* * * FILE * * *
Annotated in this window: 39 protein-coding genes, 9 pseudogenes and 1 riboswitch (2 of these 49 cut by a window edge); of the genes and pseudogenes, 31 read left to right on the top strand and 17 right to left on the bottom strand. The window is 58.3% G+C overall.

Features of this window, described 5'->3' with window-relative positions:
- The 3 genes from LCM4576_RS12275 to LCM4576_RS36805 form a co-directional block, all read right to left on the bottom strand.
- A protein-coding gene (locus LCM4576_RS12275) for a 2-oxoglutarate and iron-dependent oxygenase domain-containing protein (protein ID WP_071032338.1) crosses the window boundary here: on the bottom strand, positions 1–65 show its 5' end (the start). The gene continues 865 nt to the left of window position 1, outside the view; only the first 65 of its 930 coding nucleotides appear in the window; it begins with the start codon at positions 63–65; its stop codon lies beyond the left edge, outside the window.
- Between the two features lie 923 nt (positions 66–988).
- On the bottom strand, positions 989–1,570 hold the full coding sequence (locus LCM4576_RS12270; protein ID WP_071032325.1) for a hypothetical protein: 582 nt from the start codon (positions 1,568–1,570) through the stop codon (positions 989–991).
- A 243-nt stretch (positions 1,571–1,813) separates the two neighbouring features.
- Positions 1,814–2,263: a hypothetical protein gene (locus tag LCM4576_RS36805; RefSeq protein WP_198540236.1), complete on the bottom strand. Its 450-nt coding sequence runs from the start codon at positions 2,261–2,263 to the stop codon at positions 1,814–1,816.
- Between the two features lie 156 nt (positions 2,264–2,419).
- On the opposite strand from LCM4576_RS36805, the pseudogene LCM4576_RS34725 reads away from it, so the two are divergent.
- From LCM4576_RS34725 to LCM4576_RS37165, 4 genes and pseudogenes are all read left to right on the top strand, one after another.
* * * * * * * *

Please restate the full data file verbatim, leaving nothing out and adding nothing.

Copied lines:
Annotated in this window: 39 protein-coding genes, 9 pseudogenes and 1 riboswitch (2 of these 49 cut by a window edge); of the genes and pseudogenes, 31 read left to right on the top strand and 17 right to left on the bottom strand. The window is 58.3% G+C overall.

Features of this window, described 5'->3' with window-relative positions:
- The 3 genes from LCM4576_RS12275 to LCM4576_RS36805 form a co-directional block, all read right to left on the bottom strand.
- A protein-coding gene (locus LCM4576_RS12275) for a 2-oxoglutarate and iron-dependent oxygenase domain-containing protein (protein ID WP_071032338.1) crosses the window boundary here: on the bottom strand, positions 1–65 show its 5' end (the start). The gene continues 865 nt to the left of window position 1, outside the view; only the first 65 of its 930 coding nucleotides appear in the window; it begins with the start codon at positions 63–65; its stop codon lies beyond the left edge, outside the window.
- Between the two features lie 923 nt (positions 66–988).
- On the bottom strand, positions 989–1,570 hold the full coding sequence (locus LCM4576_RS12270; protein ID WP_071032325.1) for a hypothetical protein: 582 nt from the start codon (positions 1,568–1,570) through the stop codon (positions 989–991).
- A 243-nt stretch (positions 1,571–1,813) separates the two neighbouring features.
- Positions 1,814–2,263: a hypothetical protein gene (locus tag LCM4576_RS36805; RefSeq protein WP_198540236.1), complete on the bottom strand. Its 450-nt coding sequence runs from the start codon at positions 2,261–2,263 to the stop codon at positions 1,814–1,816.
- Between the two features lie 156 nt (positions 2,264–2,419).
- On the opposite strand from LCM4576_RS36805, the pseudogene LCM4576_RS34725 reads away from it, so the two are divergent.
- From LCM4576_RS34725 to LCM4576_RS37165, 4 genes and pseudogenes are all read left to right on the top strand, one after another.